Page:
The people who are against Wal-Mart are not for the working class. They are elitists who don't care if you have or need a job. All you have to do is ask any organizer of an anti-Wal-Mart movement in any municipality, and he or she would tell you that "it is better not to have a job at all than to work at Wal-Mart." Part of what they are saying is on behalf of the labor unions, but much of what they are saying is that if you don't have a six-figure income, you're not welcome in, for example, Chalene, Washington.
"Chalene is a beautiful don't want to mess it up by putting a Wal-Mart there," a spokesman for recently said on Fox News' Your World With Neil Cavuto.
Note that this spokesperson isn't from Chalene--the people of Chalene want the Wal-Mart. The building has been built, the shelves have been stocked, and the employees, two-hundred of them, have been hired. The argument that Wal-Mart takes away other jobs is moot in Chalene, because the apple industry there is failing, and not as many people are being hired to work for the apple growers. The people who were hired by Wal-Mart needed those jobs.
But the Stop Wal-Mart people, whether they represent the unions, the International Communist Party, Target, Kreske, or their own agenda, succeeded in halting the opening of the store through a court order, claiming that the building permit was never legally issued. They don't want those people to have jobs. They use catch phrases such as "globalization," "worker abuse," and "unfair wages," in their argument against Wal-Mart.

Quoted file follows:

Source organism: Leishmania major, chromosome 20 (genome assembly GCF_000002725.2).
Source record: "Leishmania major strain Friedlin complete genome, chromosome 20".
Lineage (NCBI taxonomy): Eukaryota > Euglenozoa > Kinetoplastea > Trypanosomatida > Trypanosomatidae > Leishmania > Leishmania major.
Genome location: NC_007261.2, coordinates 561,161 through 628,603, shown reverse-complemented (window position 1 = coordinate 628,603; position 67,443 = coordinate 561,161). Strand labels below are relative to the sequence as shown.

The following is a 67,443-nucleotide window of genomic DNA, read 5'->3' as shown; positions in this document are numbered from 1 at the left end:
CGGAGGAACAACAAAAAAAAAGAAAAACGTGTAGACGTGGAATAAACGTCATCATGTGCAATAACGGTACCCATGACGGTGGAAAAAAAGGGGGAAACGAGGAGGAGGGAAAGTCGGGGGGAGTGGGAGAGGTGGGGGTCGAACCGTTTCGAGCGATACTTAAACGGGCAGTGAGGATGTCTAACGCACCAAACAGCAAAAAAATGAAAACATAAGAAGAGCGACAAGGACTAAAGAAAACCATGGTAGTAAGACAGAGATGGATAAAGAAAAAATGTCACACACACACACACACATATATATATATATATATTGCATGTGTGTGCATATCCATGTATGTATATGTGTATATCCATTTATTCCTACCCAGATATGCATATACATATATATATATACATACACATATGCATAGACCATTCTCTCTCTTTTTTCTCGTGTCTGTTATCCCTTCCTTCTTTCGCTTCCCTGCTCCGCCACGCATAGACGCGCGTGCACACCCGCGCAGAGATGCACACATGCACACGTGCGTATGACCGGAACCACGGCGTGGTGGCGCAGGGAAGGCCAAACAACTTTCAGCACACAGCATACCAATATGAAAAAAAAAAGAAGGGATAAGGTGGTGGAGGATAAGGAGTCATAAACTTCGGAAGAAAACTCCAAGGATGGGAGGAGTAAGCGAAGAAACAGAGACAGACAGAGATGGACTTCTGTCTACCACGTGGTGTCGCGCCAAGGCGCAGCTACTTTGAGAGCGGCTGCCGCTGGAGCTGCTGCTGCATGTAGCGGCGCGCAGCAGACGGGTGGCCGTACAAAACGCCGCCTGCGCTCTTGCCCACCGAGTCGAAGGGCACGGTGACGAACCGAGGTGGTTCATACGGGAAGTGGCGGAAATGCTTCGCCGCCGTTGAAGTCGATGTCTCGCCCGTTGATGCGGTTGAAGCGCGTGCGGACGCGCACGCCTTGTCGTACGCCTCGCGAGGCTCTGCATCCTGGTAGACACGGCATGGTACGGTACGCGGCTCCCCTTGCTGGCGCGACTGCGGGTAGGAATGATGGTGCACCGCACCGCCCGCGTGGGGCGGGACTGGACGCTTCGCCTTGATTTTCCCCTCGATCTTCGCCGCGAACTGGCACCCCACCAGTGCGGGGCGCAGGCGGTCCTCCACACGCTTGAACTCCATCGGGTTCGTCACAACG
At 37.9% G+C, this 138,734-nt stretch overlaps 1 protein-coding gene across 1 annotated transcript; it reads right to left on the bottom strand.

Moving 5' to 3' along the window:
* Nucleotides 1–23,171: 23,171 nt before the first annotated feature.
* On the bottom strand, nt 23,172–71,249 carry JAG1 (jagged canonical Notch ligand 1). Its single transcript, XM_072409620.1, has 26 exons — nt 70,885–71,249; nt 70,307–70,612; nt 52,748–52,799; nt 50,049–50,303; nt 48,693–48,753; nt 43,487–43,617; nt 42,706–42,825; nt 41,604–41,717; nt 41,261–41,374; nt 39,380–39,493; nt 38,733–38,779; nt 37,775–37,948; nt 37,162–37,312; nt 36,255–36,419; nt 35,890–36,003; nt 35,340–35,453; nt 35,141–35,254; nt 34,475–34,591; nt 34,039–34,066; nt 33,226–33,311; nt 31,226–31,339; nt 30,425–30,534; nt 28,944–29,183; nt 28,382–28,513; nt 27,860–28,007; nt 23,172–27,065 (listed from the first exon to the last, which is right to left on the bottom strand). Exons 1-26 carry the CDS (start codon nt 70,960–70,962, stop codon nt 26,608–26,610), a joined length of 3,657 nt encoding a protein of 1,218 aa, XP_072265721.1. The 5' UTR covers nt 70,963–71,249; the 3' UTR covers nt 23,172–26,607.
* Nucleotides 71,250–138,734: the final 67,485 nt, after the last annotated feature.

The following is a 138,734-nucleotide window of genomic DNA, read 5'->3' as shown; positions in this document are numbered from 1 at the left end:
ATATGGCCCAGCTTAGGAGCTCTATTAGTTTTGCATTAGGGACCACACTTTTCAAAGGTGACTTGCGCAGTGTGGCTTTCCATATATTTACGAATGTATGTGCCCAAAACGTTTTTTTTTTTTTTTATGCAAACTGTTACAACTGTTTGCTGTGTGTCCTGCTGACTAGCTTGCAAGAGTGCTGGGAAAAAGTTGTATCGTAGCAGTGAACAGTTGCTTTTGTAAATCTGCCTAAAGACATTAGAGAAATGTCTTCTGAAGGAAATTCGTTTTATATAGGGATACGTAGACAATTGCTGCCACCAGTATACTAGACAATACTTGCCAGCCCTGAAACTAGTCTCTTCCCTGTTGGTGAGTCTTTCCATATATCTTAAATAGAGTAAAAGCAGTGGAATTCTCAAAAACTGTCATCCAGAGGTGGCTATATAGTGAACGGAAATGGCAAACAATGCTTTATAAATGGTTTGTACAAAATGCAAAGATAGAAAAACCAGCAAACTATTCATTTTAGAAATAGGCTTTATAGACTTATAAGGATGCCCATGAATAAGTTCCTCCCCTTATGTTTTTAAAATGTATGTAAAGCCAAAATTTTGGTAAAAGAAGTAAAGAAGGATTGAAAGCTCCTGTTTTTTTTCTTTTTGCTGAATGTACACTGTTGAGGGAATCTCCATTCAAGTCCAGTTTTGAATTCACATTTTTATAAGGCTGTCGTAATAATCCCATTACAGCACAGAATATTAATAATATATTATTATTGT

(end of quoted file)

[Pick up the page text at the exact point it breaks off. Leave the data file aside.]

But the people who work for Wal-Mart don't feel abused, or poorly paid. They want the job, and they work at the job. In order to be oppressed, you have to feel oppressed. The average wage for the Wal-Mart employee is eleven dollars an hour, about the same as the starting wage for a union retailer such as Safeway or City Market, which, after union dues comes out to about nine dollars an hour--the same as the starting wage for the Wal-Mart employee. Union workers somehow don't feel oppressed either.
Wal-Mart doesn't sell automobiles, which come from the type of manufacturing jobs the anti-Wal-Mart people claim Wal-Mart is putting out of business, or sending oversees. Workers in the United States do not get the twenty five dollars an hour making toys, clothing, or electronic equipment. However, the workers who are "victims of globalization" in other countries find themselves making far above the average wages in their respective countries in jobs which manufacture merchandise for Wal-Mart. Even without Wal-Mart, manufacturing plant employees in the United States would still average about ten dollars an hour. Nobody is taking away their jobs.
If it wasn't Wal-Mart, it would be Target, Circuit City, or Best Buy. The anti-Wal-Mart folks don't care who they attack, as long as it is Capitalist. They are largely people who don't really care about the worker, rather they are people seeking power, who feel as though they are doing something important for themselves, to get their name in the news, and to receive large sums of money from competitors, unions, and politicians.
These people could be compared to the dictators of the world--Qadafi, Saddam, Mubarak, Chavez, Jong Il,and the like. If you don't do things their way you don't get to do it at all. The dictator wants the people to meet the approval of the dictator, as opposed to a free society in which the government has to meet the approval of the people. Likewise, according to the unions, if you don't contribute part of your pay to the six and seven figure incomes of the national level union leaders and representatives, you don't deserve to work.